Friday, October 04, 2013

In Response to An Open Letter to Kate Kelly and Those Pressing for Ordination from Meridian Magazine

I disagree with this article for multiple reasons.  First, the author implies that it's being too brazen to publicly ask for women to have the priesthood.  Have you heard Pres Hinckley’s response to the question of whether women could ever have the Priesthood?  He responded in the affirmative then added, “but there's no agitation for that.";jsessionid=2803821D898EB321688A9873399DCE20?id=the-quote-in-context  
To me this implies that our leaders need to know when we desire further revelation to be sought.  Kate Kelly, and other members of the church, are well within their rights in asking. 

Second, the author implies that it’s only appropriate to seek further revelation if we want to align ourselves closer to God’s will.  How do we know that it isn’t God’s will for women to have the Priesthood?  The author is assuming that it’s not. (Interesting note: women that lived in Joseph Smith’s time, gave blessings for the healing of the sick.)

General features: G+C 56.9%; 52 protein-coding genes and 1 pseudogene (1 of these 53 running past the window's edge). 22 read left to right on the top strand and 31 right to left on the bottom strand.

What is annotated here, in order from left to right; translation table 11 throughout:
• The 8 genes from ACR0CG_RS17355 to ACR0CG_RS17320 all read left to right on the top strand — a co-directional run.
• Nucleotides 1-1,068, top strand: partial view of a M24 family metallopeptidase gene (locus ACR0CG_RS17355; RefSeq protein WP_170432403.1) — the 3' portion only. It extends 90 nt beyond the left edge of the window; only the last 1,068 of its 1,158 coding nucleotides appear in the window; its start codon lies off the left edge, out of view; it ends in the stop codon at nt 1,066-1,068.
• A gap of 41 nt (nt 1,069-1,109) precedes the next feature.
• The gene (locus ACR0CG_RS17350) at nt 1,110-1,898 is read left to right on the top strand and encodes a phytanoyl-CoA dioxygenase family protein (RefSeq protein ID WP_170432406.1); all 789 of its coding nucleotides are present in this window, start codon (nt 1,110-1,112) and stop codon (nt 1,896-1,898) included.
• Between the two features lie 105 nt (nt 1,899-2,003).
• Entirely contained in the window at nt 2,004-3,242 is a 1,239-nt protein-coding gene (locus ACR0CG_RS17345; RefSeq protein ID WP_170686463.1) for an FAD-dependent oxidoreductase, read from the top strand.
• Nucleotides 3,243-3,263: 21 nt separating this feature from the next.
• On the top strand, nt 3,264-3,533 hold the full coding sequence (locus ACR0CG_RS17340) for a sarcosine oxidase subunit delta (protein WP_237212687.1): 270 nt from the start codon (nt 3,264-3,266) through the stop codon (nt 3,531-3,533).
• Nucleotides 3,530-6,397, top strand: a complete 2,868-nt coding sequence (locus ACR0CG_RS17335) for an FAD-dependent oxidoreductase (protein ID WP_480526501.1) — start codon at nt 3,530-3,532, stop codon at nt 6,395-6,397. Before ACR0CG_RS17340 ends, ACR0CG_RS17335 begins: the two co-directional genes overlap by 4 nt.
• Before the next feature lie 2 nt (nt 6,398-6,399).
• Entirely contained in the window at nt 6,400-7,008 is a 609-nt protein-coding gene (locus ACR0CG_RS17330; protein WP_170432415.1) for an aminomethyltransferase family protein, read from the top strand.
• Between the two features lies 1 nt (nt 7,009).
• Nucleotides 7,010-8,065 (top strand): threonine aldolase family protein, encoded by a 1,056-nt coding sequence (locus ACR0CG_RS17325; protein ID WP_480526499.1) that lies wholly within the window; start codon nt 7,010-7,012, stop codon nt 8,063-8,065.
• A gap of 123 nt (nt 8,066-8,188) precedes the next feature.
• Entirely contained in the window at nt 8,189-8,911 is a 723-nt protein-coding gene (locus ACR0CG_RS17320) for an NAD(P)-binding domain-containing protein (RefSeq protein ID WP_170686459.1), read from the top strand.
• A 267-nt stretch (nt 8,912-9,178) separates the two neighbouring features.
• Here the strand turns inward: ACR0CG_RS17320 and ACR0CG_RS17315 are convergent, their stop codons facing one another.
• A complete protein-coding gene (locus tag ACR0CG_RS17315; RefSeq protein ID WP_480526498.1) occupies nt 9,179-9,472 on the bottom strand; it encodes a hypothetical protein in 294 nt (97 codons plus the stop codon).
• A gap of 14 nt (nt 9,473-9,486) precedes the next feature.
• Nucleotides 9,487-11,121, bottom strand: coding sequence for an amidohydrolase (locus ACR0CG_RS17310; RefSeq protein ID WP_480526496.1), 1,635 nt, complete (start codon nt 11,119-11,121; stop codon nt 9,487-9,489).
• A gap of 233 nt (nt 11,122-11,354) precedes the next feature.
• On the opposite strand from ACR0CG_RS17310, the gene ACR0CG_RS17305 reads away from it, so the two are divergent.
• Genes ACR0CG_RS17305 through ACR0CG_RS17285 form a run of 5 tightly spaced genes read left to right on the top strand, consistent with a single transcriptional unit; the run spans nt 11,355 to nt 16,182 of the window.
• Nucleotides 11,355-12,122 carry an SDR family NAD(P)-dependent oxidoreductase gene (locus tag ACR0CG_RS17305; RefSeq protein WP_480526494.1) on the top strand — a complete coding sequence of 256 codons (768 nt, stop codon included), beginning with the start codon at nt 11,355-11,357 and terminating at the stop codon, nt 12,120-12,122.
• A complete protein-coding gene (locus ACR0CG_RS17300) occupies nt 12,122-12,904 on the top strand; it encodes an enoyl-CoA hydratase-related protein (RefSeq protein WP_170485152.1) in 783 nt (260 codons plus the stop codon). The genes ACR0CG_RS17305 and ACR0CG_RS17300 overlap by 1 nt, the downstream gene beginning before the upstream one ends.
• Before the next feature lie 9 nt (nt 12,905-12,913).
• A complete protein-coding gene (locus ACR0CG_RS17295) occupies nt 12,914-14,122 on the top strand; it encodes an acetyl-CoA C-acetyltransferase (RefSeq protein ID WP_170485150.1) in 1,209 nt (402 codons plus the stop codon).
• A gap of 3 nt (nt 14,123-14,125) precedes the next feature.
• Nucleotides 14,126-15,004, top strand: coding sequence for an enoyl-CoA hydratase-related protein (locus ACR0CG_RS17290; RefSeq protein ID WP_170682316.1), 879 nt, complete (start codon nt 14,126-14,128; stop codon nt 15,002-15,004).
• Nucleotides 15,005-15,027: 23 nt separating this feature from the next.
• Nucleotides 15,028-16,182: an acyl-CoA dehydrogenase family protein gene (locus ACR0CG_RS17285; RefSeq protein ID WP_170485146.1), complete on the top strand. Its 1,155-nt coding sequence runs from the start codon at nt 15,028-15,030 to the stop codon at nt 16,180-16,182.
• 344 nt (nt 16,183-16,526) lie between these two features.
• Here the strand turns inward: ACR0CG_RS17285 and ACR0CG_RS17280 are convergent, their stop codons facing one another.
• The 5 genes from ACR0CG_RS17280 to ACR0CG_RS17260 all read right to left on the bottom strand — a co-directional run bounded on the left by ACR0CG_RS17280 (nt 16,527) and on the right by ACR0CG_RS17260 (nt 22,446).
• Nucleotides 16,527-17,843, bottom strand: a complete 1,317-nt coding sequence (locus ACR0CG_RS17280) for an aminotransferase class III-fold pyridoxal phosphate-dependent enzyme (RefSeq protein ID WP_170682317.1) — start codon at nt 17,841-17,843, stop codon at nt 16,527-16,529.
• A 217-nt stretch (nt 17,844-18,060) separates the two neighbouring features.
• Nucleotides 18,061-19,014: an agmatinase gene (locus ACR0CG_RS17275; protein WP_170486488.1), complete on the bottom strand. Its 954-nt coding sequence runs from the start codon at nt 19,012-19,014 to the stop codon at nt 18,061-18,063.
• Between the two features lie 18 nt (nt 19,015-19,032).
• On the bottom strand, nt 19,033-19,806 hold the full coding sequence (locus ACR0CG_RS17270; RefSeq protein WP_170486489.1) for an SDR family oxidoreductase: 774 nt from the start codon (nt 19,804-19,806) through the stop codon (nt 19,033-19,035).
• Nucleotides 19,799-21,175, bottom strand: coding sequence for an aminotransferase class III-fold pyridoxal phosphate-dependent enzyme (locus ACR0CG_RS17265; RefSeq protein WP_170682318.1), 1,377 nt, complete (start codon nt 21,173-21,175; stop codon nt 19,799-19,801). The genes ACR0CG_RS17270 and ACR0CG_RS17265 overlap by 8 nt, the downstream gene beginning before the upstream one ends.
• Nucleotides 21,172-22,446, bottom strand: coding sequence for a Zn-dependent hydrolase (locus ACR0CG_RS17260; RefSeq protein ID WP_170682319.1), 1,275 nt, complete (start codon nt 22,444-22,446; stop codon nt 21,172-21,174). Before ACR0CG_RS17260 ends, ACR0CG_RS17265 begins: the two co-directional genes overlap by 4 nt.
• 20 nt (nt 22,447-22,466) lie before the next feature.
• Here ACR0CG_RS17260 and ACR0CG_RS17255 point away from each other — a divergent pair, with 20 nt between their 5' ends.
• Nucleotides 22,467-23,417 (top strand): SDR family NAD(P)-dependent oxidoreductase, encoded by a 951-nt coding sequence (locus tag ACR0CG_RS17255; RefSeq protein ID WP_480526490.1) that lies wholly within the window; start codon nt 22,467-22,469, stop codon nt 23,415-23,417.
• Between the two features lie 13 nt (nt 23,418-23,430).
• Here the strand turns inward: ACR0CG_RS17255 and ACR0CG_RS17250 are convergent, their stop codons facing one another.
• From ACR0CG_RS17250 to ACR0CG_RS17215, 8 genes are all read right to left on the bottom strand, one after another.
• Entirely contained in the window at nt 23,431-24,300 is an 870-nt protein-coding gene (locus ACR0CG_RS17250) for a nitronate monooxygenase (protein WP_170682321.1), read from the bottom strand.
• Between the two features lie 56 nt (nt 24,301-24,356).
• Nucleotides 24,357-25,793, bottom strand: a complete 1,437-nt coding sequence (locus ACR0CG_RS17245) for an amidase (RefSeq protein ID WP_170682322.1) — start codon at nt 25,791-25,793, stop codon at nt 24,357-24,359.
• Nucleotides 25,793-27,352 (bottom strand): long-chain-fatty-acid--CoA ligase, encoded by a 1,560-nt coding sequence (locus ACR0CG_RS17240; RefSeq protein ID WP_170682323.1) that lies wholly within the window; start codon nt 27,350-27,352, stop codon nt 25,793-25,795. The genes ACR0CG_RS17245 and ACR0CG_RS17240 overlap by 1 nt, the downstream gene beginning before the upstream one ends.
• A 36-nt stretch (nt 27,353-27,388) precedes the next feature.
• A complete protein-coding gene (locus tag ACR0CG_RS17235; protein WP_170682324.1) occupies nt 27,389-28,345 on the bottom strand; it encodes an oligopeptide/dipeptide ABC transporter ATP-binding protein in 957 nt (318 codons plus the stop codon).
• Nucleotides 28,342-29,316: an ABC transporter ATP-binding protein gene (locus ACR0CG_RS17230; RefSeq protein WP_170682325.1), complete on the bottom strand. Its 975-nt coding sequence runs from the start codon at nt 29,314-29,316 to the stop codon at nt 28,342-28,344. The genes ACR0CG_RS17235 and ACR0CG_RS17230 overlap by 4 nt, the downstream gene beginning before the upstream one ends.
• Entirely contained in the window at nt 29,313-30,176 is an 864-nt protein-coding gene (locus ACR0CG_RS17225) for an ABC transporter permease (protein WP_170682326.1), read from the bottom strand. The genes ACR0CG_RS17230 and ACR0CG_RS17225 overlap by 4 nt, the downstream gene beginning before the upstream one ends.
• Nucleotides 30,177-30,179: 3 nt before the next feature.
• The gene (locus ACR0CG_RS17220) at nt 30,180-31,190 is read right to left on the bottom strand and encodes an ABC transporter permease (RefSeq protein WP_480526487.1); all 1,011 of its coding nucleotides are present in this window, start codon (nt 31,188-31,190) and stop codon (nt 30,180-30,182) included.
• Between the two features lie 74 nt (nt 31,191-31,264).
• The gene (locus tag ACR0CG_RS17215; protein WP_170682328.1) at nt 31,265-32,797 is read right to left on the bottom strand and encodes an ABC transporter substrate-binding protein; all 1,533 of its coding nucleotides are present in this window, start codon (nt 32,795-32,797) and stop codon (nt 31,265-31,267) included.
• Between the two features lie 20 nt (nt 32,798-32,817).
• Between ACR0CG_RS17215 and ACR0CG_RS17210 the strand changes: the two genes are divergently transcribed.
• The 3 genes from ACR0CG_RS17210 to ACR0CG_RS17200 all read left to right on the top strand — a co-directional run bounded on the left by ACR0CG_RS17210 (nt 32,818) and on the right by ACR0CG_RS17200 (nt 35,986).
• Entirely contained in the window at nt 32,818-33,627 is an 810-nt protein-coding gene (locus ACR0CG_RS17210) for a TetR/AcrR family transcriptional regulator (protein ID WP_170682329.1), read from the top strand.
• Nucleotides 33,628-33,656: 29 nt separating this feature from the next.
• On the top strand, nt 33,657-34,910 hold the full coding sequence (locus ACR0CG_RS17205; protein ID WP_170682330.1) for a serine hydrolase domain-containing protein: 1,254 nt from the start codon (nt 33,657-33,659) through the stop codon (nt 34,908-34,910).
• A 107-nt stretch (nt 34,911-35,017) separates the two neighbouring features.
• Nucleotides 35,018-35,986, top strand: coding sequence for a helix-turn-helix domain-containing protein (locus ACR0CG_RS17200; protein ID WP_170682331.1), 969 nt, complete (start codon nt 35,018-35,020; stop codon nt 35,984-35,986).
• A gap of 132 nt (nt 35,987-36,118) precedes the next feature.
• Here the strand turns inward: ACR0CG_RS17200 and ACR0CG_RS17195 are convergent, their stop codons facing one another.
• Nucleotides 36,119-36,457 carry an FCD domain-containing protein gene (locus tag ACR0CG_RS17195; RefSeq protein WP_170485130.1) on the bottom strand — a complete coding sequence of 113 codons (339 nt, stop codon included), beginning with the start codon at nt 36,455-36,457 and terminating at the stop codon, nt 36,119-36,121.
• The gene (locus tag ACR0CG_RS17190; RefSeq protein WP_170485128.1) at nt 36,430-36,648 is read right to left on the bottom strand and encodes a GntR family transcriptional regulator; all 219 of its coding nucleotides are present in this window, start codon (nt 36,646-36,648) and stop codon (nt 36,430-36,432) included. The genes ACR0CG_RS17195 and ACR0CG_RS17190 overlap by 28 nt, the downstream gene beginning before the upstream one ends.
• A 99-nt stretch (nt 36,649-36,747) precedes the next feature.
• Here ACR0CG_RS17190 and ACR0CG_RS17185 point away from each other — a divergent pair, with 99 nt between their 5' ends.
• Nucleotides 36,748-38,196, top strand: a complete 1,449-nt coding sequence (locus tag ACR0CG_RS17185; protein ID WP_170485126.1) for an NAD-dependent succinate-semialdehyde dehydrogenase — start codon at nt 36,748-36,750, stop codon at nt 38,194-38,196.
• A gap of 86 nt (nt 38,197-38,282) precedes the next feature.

Third, the author states that those who ask God if they can have the Priesthood are trying to educate God on how women can best be empowered.  The implication is that this is a bad thing, but our children let us know when they are hungry, or have needs of any kind that are unmet.  We may not be ready to meet them yet, but certainly they are not wrong to have asked.  Perhaps the author's point is that he is God, and who are we to educate him?  But, if He is our Father, why not ask?  He counsels us in the scriptures to pray and seek about anything.  Why not this?  

I love what Kate Kelly said when asked what she hopes the key message of her work will be.  She said: I want women to know that they are valuable, but not from someone telling them. I want them to feel and see it. Images are very important to me, and when I look on the stand, I want to see women. When I hear people talk, I want to hear women. Functionally, there is no person that can tell me I am equal. I know I am equal, I know I am a daughter of God, I know he loves me … I feel that when I pray and when I go to the temple—I just think that needs to be reflected in the institution, in the everyday practice of the gospel I love. That’s why I created Ordain Women. It is an endeavor in radical self-respect. - 


JoAnna said...

I'm glad that you responded to this. I haven't been too aware of the discussion (I tend to live in a bubble) so it was good to read your links. It's an interesting topic and I'm finding it even more interesting to think about the way people make their arguments, as you and Ben have expressed.
I love to hear your thoughts! :)

Melanie said...

THanks for reading, JoAnna!